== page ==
Prevalence and predictors of insomnia in women with invasive ovarian cancer: anxiety a major factor.
Price MA., Zachariae R., Butow PN., deFazio A., Chauhan D., Espie CA., Friedlander M., Webb PM., Australian Ovarian Cancer Study Group None., Australian Ovarian Cancer Study - Quality of Life Study Investigators None.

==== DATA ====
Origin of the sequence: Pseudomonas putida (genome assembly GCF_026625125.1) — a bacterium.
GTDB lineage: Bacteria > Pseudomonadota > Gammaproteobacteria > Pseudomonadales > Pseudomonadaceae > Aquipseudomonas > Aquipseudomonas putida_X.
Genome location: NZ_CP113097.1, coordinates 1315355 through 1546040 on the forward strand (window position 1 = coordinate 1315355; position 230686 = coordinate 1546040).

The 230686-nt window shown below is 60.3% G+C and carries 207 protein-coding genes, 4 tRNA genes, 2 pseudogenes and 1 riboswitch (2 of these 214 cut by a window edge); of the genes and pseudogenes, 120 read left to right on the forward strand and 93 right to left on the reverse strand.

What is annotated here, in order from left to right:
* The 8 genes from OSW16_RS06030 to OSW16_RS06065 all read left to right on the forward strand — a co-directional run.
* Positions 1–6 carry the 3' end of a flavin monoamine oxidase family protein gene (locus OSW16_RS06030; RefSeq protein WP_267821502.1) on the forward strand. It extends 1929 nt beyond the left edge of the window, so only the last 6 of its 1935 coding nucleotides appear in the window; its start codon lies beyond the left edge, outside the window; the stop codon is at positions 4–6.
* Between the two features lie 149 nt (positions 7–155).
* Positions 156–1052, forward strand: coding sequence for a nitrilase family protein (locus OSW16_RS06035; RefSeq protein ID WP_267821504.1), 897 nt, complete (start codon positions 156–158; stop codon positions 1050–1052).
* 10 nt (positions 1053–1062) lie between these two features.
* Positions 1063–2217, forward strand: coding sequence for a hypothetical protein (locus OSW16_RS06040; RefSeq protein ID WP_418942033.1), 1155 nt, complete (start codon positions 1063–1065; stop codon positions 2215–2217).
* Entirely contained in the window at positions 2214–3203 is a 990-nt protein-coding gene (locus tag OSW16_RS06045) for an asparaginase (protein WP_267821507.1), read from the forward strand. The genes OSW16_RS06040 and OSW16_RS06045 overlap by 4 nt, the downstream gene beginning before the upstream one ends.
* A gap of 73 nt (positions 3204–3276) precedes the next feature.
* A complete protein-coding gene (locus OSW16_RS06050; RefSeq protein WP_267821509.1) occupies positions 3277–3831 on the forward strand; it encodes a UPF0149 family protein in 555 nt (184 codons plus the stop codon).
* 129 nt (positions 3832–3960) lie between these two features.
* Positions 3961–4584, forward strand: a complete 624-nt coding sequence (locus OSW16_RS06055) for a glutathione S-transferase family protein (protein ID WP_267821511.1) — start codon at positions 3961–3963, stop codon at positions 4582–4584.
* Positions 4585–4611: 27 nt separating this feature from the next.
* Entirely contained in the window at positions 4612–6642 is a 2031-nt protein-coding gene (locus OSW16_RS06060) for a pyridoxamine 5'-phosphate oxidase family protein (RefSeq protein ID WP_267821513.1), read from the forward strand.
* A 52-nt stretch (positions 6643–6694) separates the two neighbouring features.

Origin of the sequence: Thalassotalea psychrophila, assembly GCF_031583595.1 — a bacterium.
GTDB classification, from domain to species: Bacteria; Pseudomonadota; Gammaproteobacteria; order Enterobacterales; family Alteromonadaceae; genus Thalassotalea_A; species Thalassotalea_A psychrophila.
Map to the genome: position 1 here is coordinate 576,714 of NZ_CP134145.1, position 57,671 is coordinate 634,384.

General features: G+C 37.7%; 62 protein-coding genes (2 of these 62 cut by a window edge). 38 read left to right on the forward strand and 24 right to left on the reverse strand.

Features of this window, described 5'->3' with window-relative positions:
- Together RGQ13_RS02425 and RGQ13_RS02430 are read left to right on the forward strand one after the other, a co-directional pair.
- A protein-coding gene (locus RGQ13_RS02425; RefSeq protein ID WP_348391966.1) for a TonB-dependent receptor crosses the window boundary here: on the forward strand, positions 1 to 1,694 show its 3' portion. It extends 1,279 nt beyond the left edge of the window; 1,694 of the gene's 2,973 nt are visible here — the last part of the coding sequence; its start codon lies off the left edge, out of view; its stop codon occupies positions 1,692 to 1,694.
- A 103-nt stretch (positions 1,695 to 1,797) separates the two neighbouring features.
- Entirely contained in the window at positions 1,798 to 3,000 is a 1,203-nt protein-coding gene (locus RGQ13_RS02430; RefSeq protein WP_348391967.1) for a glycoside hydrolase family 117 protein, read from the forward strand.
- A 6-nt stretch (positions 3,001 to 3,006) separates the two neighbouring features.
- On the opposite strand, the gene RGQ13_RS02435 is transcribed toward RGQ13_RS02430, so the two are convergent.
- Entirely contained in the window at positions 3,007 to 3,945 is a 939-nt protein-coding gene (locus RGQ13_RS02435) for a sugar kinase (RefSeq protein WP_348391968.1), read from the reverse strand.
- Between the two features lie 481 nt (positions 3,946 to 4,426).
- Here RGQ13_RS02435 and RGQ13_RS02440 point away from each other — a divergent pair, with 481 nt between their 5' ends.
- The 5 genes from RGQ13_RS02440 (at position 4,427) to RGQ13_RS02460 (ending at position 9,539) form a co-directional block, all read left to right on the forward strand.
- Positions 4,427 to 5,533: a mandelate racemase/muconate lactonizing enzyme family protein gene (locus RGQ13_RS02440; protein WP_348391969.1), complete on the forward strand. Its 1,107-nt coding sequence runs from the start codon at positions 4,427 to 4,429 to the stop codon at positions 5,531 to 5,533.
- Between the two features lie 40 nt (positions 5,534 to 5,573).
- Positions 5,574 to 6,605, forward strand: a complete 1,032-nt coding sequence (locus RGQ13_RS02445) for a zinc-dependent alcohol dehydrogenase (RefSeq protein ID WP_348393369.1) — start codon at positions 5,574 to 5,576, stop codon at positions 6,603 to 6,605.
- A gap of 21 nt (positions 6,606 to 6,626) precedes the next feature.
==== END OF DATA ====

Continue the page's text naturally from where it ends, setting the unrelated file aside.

The estimated prevalence of insomnia in cancer patients varies between 20% and 50%, which is substantially higher than the general population. To date, little is known about the risk factors for insomnia in patients with cancer. This study examines the prevalence and predictors of insomnia in a population-based sample of women with ovarian cancer. Participants were 772 women participating in the Australian Ovarian Cancer Study - Quality of Life Study. Insomnia was assessed using the Insomnia Severity Index (ISI). Demographic, disease and treatment variables, and psychosocial variables, including anxiety and depression, support care needs and social support and coping, were investigated as potential predictors of insomnia. Twenty-seven percent of women reported sub-clinical symptoms of insomnia (ISI score 8-14) and 17% reported clinically significant insomnia (ISI score 15-28). Three variables were significant predictors of clinically significant insomnia: young age (<50 years: Odds Ratio (OR)=2.36; Confidence Interval (CI) 1.06-5.26; 50-59 years: OR=2.73; CI 1.33-5.64) relative to 70+ years; higher unmet needs in the physical/daily living domain (OR=1.02; CI 1.01-1.03) and elevated anxiety (sub-clinical anxiety (Hospital Anxiety and Depression Scale (HADS) score 8-10): OR=1.83; CI 1.04-3.24; clinical anxiety (HADS score 11-21): OR=2.03; CI 1.08-3.85). In contrast to predictors of primary insomnia, women with cancer aged <60 years were more likely to report clinical levels of insomnia than women of 70+ years. Consistent with primary insomnia, elevated anxiety predicted insomnia in women with ovarian cancer. Given that both anxiety and insomnia are relatively common, and the relationship may potentially be bi-directional, the efficacy of interventions targeting insomnia and anxiety, rather than insomnia alone, is worthy of consideration.